Electroconvulsive therapy

Electroconvulsive therapy (ECT) is a controversial medical treatment to relieve the signs and symptoms of mental illnesses by introducing a small, carefully controlled amount of electricity into the brain. This electrical stimulation, used with anesthesia and muscle relaxant medications, produces a mild generalized seizure or convulsion. It is most effective in treating severe depression, and is used after other forms of therapy--such as medications or psychotherapy--have not been effective, can't be tolerated, or won't help the patient quickly enough. ECT also helps patients who suffer with most forms of mania (a mood disorder which is associated with grandiose, hyperactive, irrational and destructive behavior), some forms of schizophrenia, and other mental and neurological disorders. ECT is also useful in treating these mental illnesses in older patients for whom a particular medication may be unadvisable.

The most common risks associated with ECT are disturbances in heart rhythm and memory loss. ECT is offered on both an inpatient and outpatient basis. Hospitals have specially equipped rooms with oxygen, suction, and cardiopulmonaryresuscitation (CPR) in order to deal with the rare emergency.

Many people think that ECT began with the ancient Roman tradition of applyingelectric eels to the head as a cure for madness. In fact, its true origins can be traced to the late 1700s, when a machine using weak electric currents was used in Middlesex Hospital in England to treat a range of illnesses. At the time, London brain surgeon John Birch used this machine to shock the brainsof depressed patients just as American inventor Ben Franklin was shocked into unconsciousness (and experienced a brief memory loss) during one of his electricity experiments. It is said that Franklin subsequently recommended electric shock for the treatment of mental illness. The modern practice of electric shock to treat depression and mental illness is only about 65 years old. Itwas a Hungarian psychiatrist who noticed studies commenting on the fact thatschizophrenia and epilepsy don't occur in the same patient; this led to theidea that an artificially-induced seizure might cure schizophrenia. Subsequently, seizures were induced with camphor and other drugs, until eventually Italian psychiatrist Ugo Cerleetti explored the possibility of using electric shock for the same result. Cerletti's version was felt to be better than the drug-induced seizures, which were associated with toxic side effects.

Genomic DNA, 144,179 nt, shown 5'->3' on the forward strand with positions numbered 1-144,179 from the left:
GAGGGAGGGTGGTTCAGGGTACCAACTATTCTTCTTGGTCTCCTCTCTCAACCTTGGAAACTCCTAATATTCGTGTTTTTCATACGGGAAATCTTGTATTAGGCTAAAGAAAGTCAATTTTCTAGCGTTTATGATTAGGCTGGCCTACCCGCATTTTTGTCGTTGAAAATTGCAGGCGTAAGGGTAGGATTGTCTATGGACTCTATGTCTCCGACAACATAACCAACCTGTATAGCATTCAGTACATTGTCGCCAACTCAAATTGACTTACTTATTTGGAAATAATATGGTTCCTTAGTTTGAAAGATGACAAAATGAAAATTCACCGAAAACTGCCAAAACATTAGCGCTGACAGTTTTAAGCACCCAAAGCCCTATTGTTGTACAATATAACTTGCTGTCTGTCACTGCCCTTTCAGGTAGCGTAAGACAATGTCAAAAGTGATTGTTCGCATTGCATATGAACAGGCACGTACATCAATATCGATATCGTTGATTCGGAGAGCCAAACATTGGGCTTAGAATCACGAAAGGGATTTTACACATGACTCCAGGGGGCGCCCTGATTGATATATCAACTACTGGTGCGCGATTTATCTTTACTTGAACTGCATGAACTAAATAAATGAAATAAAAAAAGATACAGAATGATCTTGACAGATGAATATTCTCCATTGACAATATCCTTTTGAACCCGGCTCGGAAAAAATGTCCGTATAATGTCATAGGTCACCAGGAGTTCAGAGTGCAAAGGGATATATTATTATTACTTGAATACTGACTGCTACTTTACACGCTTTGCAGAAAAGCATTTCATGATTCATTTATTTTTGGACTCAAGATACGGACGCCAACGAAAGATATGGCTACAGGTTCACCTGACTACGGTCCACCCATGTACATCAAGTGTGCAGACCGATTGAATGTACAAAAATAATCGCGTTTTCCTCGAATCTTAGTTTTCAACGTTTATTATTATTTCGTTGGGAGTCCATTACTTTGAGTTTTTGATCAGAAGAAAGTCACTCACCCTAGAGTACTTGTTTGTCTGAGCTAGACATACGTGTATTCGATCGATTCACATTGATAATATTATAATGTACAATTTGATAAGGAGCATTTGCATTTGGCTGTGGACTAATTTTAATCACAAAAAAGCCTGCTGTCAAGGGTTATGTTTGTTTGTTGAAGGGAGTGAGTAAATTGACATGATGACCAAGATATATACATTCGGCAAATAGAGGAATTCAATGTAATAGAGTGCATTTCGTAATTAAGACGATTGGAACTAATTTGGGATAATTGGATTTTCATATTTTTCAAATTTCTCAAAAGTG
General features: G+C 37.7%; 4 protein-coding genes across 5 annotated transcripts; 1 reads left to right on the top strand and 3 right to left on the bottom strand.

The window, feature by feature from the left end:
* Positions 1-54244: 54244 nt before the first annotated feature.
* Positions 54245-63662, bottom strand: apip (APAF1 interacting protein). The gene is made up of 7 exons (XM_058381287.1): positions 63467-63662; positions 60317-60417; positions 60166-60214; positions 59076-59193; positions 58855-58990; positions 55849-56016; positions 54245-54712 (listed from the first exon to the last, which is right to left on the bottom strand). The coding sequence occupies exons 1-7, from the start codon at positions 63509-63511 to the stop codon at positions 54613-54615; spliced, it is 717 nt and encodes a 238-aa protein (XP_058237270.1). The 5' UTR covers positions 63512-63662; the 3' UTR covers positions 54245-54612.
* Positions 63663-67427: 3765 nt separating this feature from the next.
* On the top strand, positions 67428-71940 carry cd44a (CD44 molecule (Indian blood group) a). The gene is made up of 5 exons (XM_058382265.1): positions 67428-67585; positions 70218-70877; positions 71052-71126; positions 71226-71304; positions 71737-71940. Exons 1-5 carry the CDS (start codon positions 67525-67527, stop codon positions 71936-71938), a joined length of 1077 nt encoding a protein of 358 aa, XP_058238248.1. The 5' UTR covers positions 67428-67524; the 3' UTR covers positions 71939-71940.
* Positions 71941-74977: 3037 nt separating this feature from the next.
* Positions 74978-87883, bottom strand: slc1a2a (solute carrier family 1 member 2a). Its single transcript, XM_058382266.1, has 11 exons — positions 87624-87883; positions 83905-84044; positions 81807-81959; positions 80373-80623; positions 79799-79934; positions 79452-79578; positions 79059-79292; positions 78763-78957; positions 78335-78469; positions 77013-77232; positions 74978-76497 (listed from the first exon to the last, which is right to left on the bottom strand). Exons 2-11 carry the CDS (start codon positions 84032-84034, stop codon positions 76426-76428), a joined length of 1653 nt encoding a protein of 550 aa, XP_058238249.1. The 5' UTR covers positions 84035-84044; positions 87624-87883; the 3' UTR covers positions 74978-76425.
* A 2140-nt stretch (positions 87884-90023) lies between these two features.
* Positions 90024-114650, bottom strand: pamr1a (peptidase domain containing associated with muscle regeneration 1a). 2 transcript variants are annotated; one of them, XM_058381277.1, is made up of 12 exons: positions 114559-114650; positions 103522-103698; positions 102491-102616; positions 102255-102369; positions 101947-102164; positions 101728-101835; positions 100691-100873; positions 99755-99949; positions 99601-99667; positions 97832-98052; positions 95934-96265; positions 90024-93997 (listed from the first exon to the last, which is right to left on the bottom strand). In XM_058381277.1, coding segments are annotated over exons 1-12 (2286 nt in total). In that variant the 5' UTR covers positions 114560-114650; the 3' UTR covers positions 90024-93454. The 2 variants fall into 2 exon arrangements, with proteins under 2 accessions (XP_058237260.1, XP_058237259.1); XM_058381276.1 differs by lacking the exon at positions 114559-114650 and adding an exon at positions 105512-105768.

Because ECT was cheap and easy, it quickly became popular and by the 1950s was firmly established as the nation's primary method of treating depression. ECT was used for a wide range of psychiatric problems, and was sometimes usedto control troublesome patients. As its use spread, it began to be used inappropriately not just to treat patients, but to subdue them. The procedure wasfrightening for patients because it was then administered without anesthesiaor muscle relaxants, and the uncontrolled seizures sometimes broke bones.It was not until the discovery of antidepressants that its use began to decline.

Today, the American Psychiatric Association has very strict guidelines for ECT administration, which supports use of ECT only to treat severe, disabling mental disorders; never to control behavior. Before a doctor can administer ECT, the patient must give written consent; in most states, if the patient is too ill to make decisions a court-appointed guardian (usually one of the patient's family members) will sign. The person consenting to the procedure is kept informed of progress as the treatment continues, and may withdraw consent at any time.

The costs for treatment vary widely, depending on tlocation, but ECT ranges between $300 and $800 per treatment; therefore, an eight-course treatment would cost between $2,400 and $6,400. The cost of ECT is at least partially reimbursed by most insurance plans offering coverage for mental disorders. If theuse of ECT shortens a hospital stay, its net cost may be substantially less.

Before the first treatment, the patient is shown videotapes that explain theprocedure, has a chance to ask the doctor questions, and signs an "Informed Consent Form." The doctor does a complete physical examination, and orders tests such as a chest x ray, an electrocardiogram (ECG), urinalysis, spinal x ray, brain wave (EEG) and complete blood count (CBC) to help identify any potential problem.